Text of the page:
True repentance is not simple. It is often hard work to transform our old ways and begin a new lifestyle—just ask anyone who has gone through any sort of process such as Alcoholics Anonymous or Gamblers Anonymous or any of the dozens of similar groups that have become so popular in the past number of years.  People who enter into these groups begin a long process, 12 steps in all, to lead them out of their addictions.  

            Sometimes I think we might benefit from following a 12-step meeting format for our church services, a sort of Sinner's Anonymous.  While I've never been to an AA meeting, I understand that time is given for anyone to share if they want to.  And each person is to begin their sharing by giving their name, first name only (that's why it's called Alcoholics “Anonymous”).  Their name is then followed by the words "and I'm an alcoholic."  That is the first step on the road to recovery, admission that the person is powerless over alcohol, or gambling, or overeating or whatever the addictive substance or practice might be.  

            Can you imagine what would happen if, at the beginning of the time of announcements, blessings and concerns, I would get up and instead of welcoming everyone to the service would say simply, "Hello, my name is Joe, and I'm a sinner."  You probably wouldn't know how to respond.  Well, the people in an AA meeting would simply respond, "Hello, Joe."  And then I would go on to share my story with you.  In that simple act of response, though, there is a welcoming, an inviting, a recognizing that this person is one of the group. For all are present for the same reason, addiction to some particular practice.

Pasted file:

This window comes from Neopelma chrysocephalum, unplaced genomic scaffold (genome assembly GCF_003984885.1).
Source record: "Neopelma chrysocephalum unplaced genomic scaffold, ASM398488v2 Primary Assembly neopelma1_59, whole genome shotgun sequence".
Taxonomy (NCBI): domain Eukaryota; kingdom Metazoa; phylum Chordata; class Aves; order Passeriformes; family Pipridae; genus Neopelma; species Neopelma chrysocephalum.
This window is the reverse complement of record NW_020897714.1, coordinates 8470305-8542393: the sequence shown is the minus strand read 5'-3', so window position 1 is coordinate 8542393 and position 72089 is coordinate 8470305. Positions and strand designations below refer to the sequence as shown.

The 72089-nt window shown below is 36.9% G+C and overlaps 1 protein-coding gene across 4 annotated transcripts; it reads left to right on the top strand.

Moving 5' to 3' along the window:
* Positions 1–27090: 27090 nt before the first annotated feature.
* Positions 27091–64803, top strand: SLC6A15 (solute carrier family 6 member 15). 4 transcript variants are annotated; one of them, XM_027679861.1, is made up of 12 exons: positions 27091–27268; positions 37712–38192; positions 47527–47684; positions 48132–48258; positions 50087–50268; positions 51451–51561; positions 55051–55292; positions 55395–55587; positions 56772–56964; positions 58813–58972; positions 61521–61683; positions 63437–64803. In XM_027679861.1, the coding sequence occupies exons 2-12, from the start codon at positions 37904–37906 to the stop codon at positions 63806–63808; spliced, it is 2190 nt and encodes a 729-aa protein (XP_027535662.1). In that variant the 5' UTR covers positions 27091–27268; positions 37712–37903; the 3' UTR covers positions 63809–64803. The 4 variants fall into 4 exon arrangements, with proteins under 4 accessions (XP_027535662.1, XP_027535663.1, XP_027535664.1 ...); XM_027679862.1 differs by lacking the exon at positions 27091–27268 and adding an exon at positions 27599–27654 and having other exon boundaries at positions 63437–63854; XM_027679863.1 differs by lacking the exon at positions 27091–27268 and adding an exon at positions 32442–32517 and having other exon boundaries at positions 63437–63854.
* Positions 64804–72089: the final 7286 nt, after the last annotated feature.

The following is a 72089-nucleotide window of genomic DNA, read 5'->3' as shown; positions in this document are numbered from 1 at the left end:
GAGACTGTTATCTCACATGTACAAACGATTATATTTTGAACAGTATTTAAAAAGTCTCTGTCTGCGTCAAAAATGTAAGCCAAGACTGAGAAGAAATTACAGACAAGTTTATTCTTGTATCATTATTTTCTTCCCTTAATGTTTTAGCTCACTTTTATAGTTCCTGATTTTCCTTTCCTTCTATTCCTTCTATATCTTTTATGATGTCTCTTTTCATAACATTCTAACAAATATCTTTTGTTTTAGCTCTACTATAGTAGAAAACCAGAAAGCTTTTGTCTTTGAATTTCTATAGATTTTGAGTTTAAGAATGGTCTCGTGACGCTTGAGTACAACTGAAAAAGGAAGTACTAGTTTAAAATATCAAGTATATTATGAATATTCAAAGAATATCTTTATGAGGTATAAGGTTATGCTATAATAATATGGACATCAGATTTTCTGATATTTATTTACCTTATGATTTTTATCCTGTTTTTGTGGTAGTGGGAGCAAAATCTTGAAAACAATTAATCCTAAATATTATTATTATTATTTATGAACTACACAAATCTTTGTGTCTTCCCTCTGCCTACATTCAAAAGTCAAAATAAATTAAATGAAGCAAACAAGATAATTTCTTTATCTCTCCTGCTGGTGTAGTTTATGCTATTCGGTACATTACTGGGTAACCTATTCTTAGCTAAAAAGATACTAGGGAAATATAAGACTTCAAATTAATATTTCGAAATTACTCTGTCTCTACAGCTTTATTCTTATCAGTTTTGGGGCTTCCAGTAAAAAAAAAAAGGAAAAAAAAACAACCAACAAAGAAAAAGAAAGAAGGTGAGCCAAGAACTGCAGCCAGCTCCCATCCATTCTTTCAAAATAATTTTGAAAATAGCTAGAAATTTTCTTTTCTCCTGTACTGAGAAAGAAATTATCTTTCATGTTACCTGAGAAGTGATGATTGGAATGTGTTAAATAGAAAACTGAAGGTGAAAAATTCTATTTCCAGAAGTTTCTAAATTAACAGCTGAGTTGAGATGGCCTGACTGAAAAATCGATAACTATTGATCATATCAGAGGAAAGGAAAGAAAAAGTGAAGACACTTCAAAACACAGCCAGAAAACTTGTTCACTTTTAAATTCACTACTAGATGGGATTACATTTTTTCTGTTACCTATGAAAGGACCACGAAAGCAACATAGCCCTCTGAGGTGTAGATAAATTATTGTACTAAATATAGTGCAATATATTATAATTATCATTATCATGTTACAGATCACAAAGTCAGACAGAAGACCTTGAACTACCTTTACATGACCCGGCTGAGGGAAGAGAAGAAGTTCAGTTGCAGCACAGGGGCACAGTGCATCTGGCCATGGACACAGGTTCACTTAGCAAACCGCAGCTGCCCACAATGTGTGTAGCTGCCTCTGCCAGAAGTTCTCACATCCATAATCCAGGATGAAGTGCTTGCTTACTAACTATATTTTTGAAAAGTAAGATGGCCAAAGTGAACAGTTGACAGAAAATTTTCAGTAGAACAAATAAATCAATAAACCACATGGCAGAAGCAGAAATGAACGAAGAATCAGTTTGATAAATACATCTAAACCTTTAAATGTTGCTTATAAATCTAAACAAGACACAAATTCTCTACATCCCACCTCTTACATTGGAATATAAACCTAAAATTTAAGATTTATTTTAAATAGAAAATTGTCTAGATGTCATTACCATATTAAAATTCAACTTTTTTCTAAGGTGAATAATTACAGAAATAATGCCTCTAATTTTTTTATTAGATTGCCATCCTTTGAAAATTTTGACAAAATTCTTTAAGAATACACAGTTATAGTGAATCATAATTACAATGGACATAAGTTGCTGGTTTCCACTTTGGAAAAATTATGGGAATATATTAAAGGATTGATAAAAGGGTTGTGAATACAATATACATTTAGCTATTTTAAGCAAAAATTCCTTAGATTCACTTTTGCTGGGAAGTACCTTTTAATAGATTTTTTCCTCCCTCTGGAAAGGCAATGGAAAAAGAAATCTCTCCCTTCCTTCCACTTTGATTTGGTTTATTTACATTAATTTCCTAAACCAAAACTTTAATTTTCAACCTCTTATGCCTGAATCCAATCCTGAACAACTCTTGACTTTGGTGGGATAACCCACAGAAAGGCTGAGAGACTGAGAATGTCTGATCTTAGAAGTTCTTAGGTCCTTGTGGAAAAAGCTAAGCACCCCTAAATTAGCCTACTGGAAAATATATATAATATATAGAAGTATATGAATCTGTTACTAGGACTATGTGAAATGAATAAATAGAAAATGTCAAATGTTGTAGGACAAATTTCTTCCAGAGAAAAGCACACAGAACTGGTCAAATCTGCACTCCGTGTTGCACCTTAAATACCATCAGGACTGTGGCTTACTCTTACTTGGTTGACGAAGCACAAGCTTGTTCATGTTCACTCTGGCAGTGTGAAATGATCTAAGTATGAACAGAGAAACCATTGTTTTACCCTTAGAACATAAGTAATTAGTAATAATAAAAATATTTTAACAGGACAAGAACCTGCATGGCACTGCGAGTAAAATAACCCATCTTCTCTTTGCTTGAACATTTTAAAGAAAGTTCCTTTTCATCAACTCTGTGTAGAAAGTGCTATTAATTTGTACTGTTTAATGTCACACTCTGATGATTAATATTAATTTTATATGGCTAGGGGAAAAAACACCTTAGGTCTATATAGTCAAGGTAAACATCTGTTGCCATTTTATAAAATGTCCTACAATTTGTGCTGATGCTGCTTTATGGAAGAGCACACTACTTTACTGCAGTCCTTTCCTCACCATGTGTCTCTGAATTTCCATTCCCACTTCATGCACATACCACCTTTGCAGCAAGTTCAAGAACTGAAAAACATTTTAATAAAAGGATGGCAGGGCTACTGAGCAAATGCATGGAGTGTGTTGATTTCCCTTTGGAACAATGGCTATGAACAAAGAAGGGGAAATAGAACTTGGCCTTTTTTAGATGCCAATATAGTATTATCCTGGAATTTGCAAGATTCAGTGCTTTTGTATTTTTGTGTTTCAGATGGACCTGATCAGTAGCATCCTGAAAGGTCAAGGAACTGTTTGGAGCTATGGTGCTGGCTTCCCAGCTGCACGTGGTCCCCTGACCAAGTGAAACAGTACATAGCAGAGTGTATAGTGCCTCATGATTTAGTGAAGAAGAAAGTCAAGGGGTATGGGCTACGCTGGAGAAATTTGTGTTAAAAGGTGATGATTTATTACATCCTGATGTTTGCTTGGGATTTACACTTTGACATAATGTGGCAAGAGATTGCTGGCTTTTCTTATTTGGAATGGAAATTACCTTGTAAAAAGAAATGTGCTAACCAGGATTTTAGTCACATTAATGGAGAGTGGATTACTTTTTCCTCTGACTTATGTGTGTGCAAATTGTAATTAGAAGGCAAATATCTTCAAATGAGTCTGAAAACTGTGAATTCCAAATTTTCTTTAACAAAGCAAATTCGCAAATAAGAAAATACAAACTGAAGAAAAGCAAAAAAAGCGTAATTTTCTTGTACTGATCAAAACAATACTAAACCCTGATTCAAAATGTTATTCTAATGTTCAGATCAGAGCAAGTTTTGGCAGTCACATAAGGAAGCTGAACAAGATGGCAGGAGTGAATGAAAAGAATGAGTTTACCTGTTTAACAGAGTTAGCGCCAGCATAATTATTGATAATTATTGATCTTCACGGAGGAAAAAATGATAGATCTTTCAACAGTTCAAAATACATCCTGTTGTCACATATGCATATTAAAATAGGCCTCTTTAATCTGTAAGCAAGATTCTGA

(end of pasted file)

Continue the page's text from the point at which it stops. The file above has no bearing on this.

Likewise, we all share a similar trait:  all of us are powerless over sin.  We are simply unable to keep ourselves from sinning.  In the words of the apostle Paul to the church at Rome, "I do not understand my own actions.  For I do not do what I want, but I do the very thing I hate."(Romans 7:15) Once we admit, like Paul, the powerlessness we have over sin, we are ready for the second step. 

            For someone in AA, the second step is really a statement of faith.  It reads, "We came to believe that a Power Greater than Ourselves could restore us to sanity."  Now for those of us who recognize our powerlessness over sin, we must also come to see Jesus as that Higher Power who is able to restore us to purity.

            From this beginning, the 12 steps continue on through a process of conversion, confession, restitution and prayer.  Each person in the group is somewhere along the way, working through the 12 steps.  Not all follow the steps in the same order, but all are striving to complete them.  You won't hear someone in AA speak of themselves as a "former alcoholic."  They are "recovering alcoholics."  By using this label, they recognize that, even though they are no longer drinking, they are and always will be addicted to alcohol, and can only stay sober with the help of a Higher Power.

            Likewise, those of us who are powerless over sin are somewhere in the process of repentance. We are, so to speak, "recovering sinners."  We remain personally powerless over sin, but we rely on the grace of God, our Higher Power, to help us refrain from sin as much as possible.  In doing so, we prepare ourselves for the coming of our Lord.